Summer in this area brings delightful things – the fair, ballgames at Celebration Park and, for the last three years, the Gardner Farmer’s Market.
The market opened on Thursday, June 30 with 14 local vendors selling everything from produce to honey, eggs to handcrafted soaps, fresh baked goods to jams, jellies, salsas and more.
According to Melanie Gieringer, one of the market’s volunteers and a vendor, the group will return to its roots, securing a location just across the street from where they started three summers ago, on the corner of Sycamore and Main Streets.
Second-year vendor Laura Bailey believes the new location will improve visibility and traffic at the market.
“I like the spot where we’re going to be, I think we’ll have more people driving by and we should catch their eye,” she said.
Going to the market has become a social affair for customers, said Joli Winer of Heartland Honey, a third-year vendor at the Gardner Market. Winer and her partner Cecil Sweeney work several markets in the area and they have noticed customers are interested in making a connection with their growers; people are interested in learning about freshness, quality and growing practices.
“The people really like shopping at markets, they like being able to just go to town and get stuff from this area, that’s grown locally and not trucked in from far-away places. People can get to know the vendors, they can visit with their vendors,” she explained. “And Gardner tries to support the market, we feel real positive about being a part of that. It’s close (to home) but it still has a great variety.”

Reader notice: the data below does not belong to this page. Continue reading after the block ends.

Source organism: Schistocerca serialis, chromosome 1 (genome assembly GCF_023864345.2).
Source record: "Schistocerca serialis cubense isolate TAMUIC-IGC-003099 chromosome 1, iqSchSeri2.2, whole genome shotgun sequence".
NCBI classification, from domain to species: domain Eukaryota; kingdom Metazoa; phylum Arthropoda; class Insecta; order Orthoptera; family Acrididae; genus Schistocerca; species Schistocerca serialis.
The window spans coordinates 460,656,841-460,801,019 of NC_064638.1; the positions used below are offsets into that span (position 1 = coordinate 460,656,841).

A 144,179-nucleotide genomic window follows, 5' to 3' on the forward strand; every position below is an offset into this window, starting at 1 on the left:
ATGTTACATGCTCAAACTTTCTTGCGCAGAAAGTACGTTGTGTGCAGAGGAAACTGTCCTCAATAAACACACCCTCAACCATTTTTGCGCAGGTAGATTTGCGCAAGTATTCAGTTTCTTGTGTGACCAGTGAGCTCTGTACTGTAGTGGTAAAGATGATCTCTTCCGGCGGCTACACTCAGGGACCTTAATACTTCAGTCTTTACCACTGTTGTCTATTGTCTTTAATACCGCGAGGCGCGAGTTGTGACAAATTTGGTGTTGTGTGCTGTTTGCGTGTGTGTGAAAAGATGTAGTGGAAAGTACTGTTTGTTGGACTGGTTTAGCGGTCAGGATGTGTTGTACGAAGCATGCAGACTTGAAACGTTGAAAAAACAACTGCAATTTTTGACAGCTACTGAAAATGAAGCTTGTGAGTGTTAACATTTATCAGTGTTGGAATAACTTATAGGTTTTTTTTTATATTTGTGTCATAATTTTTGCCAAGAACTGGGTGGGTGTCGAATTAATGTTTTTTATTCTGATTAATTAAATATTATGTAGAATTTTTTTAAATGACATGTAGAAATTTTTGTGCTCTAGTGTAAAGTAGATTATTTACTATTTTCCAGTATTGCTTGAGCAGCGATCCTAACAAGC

Added Gieringer, most of the produce sold at the market has been picked within a 24 hour period.
“The food is local and it’s fresher (than produce from a supermarket), most of the items are picked the day before they’re sold, some is even picked that day,” she said.
Gieringer said holding the market in town was important to the group, to let residents in the area know about the vibrant farming community that exists here. Many of the vendors reside near the Gardner, Edgerton and Spring Hill areas. Some of the stand operators, like Gieringer, also run a “U-pick” business on their farms. Setting up shop at a farmer’s market is a good way to create awareness and build a customer base.
“I was raised in this area, I know a lot of people in this community, that’s my main reason for participating,” Bailey said. “Gardner needs a farmer’s market; we’re a good farming community. And we need something like that around here to keep people shopping in town.”
The all-volunteer group will be out Thursday afternoons from 4 p.m. until sellout on the corner of Sycamore Street and Main Street. Off street parking is available at the office buildings on either side of the market.